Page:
General Data Protection Regulation (GDPR) , Governance & Risk Management , Privacy

GDPR Two Years On: Compliance Lessons Learned

Attorneys Discuss Gaps That Still Need To Be Addressed
From left: attorneys Jonathan Armstrong, David Dumont and Kelsey Finch

Now that it's been two years since enforcement of the European Union's General Data Protection Regulation began, three attorneys - Kelsey Finch, Jonathan Armstrong and David Dumont - reflect on the lessons learned so far and the compliance gaps that still need to be addressed.

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"The notion that GDPR would be cost-neutral for businesses has been wrong," Armstrong says. "There are few benefits to businesses. This promised 'single road' where data protection law would be the same across the EU, therefore saving businesses millions, has been proven to be nonsense."

In an in-depth video panel discussion with Information Security Media Group, the three attorneys discuss:

  • Whether citizens and businesses are better off since the enforcement of GDPR;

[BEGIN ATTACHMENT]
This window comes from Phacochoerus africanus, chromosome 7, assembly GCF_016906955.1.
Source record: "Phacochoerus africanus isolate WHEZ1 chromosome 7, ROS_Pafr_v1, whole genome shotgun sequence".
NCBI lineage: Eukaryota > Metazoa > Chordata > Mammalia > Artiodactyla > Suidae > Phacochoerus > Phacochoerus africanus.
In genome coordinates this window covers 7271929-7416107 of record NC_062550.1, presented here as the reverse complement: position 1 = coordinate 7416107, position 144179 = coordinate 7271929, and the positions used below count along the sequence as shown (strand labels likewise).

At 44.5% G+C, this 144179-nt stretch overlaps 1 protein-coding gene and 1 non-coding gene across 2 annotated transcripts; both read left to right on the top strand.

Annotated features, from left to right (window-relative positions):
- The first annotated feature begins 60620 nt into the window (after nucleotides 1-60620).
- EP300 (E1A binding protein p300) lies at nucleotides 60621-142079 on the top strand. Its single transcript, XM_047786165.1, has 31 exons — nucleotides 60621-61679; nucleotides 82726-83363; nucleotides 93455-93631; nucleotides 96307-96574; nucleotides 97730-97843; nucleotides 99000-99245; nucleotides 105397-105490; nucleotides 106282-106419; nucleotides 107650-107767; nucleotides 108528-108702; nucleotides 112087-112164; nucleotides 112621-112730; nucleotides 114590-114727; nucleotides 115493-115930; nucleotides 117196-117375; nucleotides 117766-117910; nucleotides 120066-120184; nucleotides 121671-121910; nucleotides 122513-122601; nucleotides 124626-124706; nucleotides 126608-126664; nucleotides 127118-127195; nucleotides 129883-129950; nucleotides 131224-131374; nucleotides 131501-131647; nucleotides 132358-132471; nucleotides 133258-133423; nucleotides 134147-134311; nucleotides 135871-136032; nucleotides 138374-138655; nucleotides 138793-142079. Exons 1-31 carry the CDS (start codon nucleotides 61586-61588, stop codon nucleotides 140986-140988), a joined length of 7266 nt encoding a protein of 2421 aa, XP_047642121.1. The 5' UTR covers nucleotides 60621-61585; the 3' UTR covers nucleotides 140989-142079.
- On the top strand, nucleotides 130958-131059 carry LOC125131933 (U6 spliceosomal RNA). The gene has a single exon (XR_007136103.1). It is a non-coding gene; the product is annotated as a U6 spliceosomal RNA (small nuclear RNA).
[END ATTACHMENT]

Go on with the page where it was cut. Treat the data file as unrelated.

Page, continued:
• What challenges still remain;
  • How new technologies, such as artificial intelligence and facial recognition, will impact the nature of privacy.

Finch is senior counsel at the Future of Privacy Forum, based in Seattle. She leads the organization's smart cities working group. Previously, she was an inaugural Westin Fellow at the International Association of Privacy Professionals.

Armstrong, an experienced lawyer with Cordery in London, is an expert on data protection and data security law. He advises multinational companies on risk, compliance and technology.

Dumont is a partner at the U.S.-based law firm Hunton Andrews Kurth who leads its Brussels privacy and cybersecurity practice. He assists multinational clients with GDPR compliance.


About the Author

Anna Delaney

Anna Delaney

Director, ISMG Productions

An experienced broadcast journalist, Delaney conducts interviews with senior cybersecurity leaders around the world. Previously, she was editor-in-chief of the website for The European Information Security Summit, or TEISS. Earlier, she worked at Levant TV and Resonance FM and served as a researcher at the BBC and ITV in their documentary and factual TV departments.




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